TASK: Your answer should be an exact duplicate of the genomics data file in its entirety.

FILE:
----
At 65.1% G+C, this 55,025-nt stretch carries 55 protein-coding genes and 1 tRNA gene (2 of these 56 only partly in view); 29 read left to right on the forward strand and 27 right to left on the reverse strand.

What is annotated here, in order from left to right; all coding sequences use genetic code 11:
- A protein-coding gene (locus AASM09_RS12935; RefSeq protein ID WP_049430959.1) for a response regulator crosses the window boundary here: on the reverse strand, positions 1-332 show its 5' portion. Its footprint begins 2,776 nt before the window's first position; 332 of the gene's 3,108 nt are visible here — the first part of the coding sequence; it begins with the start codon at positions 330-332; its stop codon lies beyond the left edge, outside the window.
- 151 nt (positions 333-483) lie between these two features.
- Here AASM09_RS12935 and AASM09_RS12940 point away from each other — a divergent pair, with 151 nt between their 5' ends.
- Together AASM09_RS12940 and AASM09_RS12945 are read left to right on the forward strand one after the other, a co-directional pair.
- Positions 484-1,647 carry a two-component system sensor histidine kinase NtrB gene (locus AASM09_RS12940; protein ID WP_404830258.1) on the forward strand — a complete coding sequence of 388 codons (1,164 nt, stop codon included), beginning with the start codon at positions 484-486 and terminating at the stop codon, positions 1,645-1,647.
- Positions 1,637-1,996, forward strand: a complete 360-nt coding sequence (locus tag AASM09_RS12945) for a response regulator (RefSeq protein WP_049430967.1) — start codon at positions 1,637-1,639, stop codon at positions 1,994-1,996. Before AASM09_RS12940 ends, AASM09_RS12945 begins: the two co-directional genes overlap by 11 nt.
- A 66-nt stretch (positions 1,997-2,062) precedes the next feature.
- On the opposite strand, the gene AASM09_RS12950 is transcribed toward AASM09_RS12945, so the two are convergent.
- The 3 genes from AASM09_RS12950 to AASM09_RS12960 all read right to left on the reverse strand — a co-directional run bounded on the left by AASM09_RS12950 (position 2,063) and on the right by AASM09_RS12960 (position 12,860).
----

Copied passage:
At 65.1% G+C, this 55,025-nt stretch carries 55 protein-coding genes and 1 tRNA gene (2 of these 56 only partly in view); 29 read left to right on the forward strand and 27 right to left on the reverse strand.

What is annotated here, in order from left to right; all coding sequences use genetic code 11:
- A protein-coding gene (locus AASM09_RS12935; RefSeq protein ID WP_049430959.1) for a response regulator crosses the window boundary here: on the reverse strand, positions 1-332 show its 5' portion. Its footprint begins 2,776 nt before the window's first position; 332 of the gene's 3,108 nt are visible here — the first part of the coding sequence; it begins with the start codon at positions 330-332; its stop codon lies beyond the left edge, outside the window.
- 151 nt (positions 333-483) lie between these two features.
- Here AASM09_RS12935 and AASM09_RS12940 point away from each other — a divergent pair, with 151 nt between their 5' ends.
- Together AASM09_RS12940 and AASM09_RS12945 are read left to right on the forward strand one after the other, a co-directional pair.
- Positions 484-1,647 carry a two-component system sensor histidine kinase NtrB gene (locus AASM09_RS12940; protein ID WP_404830258.1) on the forward strand — a complete coding sequence of 388 codons (1,164 nt, stop codon included), beginning with the start codon at positions 484-486 and terminating at the stop codon, positions 1,645-1,647.
- Positions 1,637-1,996, forward strand: a complete 360-nt coding sequence (locus tag AASM09_RS12945) for a response regulator (RefSeq protein WP_049430967.1) — start codon at positions 1,637-1,639, stop codon at positions 1,994-1,996. Before AASM09_RS12940 ends, AASM09_RS12945 begins: the two co-directional genes overlap by 11 nt.
- A 66-nt stretch (positions 1,997-2,062) precedes the next feature.
- On the opposite strand, the gene AASM09_RS12950 is transcribed toward AASM09_RS12945, so the two are convergent.
- The 3 genes from AASM09_RS12950 to AASM09_RS12960 all read right to left on the reverse strand — a co-directional run bounded on the left by AASM09_RS12950 (position 2,063) and on the right by AASM09_RS12960 (position 12,860).